Ziyanda photo

My name is Ziyanda Xaso. Ziyanda is a short version of my full name which means growing in numbers in my native dialect of Xhosa spoken in South Africa. The full is Ziyanda Iintombi Zamayalo meaning the girls (Iintombi) of my clan (Amayalo) have increased in numbers because of my birth. The emphasis of the clan rather than my immediate family is due to the fact that I am my parents’ first born but an addition to the many girl children of my clan. Traditionally in my family the first born children are females, this occurs mainly to the males in my family rather than the females who by tradition leave the clan through marriage and have children that are part of her husband’s clan.

Generally most of rural societies in SA are patriarchal, whereby children born in wedlock belong to the clan of their father, and those that are born outside of wedlock become part of their mother’s clan and follow the laws and traditional practises of their respective clans. Part of this tradition is the fact that first born sons are deemed the interim head of the family and take over that position when their father dies. This not the case in my clan the fact that the majority of first born are females, these first born females are treated exactly as the first born males. This is what sets apart my clan from others because the power and decision making is made by both male and female heads.

Read on to learn more about why I volunteer, why I chose Kabissa and my responsibilities at Kabissa.

Also, please help me do my work better by connecting with Kabissa on social networks including Facebook, Twitter and LinkedIn. Thanks!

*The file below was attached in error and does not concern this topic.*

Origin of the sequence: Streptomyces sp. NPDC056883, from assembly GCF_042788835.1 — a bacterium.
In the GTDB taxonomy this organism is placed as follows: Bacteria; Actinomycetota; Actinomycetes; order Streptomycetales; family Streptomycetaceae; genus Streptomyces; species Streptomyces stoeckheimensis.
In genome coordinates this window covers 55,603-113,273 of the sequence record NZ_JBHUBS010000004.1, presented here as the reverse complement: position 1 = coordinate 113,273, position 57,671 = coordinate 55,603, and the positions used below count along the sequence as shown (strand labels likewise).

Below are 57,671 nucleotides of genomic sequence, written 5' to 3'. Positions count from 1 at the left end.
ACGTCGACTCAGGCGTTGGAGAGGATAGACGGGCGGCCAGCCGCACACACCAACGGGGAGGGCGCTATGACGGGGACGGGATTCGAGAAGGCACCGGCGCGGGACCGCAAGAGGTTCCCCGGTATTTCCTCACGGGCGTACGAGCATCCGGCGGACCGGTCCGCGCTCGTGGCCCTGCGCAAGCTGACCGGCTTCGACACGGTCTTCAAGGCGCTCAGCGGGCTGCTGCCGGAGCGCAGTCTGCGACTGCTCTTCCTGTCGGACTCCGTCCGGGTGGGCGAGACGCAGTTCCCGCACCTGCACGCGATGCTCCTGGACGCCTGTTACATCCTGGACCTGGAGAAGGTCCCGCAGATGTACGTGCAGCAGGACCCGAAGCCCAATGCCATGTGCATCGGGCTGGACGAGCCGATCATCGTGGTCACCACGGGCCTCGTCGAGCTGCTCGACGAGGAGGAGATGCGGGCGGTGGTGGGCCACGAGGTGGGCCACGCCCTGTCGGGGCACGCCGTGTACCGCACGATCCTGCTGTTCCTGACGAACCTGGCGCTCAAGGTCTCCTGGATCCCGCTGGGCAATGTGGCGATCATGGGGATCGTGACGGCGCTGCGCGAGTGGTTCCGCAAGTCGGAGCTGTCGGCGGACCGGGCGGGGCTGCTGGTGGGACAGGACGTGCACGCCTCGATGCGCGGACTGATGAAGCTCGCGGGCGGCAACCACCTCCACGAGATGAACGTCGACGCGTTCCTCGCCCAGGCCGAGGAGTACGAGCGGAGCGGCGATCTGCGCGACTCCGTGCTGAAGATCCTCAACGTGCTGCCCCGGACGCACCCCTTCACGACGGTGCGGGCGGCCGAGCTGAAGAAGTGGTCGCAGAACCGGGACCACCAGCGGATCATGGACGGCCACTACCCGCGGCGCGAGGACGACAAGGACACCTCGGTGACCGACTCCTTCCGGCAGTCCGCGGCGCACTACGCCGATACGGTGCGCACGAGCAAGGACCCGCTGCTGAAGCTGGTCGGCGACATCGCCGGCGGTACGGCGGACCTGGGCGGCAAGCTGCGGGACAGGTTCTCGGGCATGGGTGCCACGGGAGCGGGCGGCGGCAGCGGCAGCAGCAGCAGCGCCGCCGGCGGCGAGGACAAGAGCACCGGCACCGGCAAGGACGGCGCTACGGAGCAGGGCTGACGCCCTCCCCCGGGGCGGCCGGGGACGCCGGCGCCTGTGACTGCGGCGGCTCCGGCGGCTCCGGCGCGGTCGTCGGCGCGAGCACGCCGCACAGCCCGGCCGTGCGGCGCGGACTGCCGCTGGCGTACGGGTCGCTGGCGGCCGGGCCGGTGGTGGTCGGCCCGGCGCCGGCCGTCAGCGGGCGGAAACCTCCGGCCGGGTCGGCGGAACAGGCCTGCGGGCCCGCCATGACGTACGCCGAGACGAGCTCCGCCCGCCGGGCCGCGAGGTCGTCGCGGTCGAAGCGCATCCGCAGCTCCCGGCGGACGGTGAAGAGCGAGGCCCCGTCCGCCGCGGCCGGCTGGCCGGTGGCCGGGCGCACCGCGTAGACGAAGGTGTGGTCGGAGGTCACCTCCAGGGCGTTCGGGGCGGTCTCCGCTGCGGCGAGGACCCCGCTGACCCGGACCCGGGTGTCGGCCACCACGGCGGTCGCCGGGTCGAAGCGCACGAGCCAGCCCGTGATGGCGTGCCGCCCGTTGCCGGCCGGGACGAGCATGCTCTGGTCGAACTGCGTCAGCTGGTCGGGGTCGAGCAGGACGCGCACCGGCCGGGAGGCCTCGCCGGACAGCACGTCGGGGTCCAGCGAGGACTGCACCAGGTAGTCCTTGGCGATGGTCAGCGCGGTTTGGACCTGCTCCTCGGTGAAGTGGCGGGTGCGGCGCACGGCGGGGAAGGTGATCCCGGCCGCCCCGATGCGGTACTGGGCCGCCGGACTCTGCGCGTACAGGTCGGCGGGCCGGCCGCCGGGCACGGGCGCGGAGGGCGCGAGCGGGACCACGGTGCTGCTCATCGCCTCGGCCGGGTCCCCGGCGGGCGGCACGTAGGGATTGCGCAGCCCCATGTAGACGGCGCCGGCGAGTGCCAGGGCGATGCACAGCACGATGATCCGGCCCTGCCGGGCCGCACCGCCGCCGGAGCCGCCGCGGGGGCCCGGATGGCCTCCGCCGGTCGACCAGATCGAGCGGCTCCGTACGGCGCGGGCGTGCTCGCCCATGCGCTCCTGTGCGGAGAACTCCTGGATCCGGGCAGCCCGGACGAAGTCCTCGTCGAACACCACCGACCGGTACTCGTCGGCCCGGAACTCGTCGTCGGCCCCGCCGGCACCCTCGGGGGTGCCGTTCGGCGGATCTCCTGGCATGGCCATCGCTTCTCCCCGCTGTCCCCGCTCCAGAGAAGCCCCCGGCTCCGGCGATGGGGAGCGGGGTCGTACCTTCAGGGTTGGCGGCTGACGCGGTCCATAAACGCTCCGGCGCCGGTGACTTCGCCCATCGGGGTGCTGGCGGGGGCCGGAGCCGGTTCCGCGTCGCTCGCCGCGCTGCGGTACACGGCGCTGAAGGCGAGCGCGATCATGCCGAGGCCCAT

Why I volunteer

Initially when I was looking volunteering opportunities I stumbled on the UN Online Volunteering page which I had never heard of before and was so excited when I found out about it. I have always wanted to volunteer, to travel to different countries in Africa, learning from them first hand. I wanted the opportunity to learn, develop and apply sustainable and replicable solutions to social issues faced by rural South Africa.


South Africa has a lot of disparities.  The gap between the poor and the rich is as in other countries staggering.  One of SA’s challenges is that in the major cities of SA can be characterised as first world in terms of being democratic and capitalist. Whereas a huge number of the rural communities are third world in terms of theirinfant mortality, economic development, poverty and utilization of its natural resources. The S.A Government is struggling to supply even the basic necessities such as such as food, clothing, shelter, warmth and medical care which are every citizen’s right. This means that there is a massive chasm between the different classes within the economy of South Africa. It is also apparent that the Government is incapable of addressing all these issues by themselves and need the participation of civil organizations to help in dealing with these issues. This is why I volunteered to work with Kabissa.

One of the hot issues at the moment in SA that I am particularly interested in are unemployment and rural development. I think that when you address if rural development is properly addressed this will have by-product effect on unemployment.

Migrant workers are one of SA’s practises that were initiated by the laws of the apartheid government and are still continuing. Under development and unemployment are two of many contributing factors to the migration. People just want an opportunity to put a roof over their heads, food in their bellies, protection of their families, have access to health care professionals, have access to quality education for their kids and have employment that enable them to meet the these. In terms of Maslow’s hierarchy of needs the basic physiological and safety need to been attained before an individual can move on and achieve the rest of the needs; namely love/belonging, esteem and self-actualisation.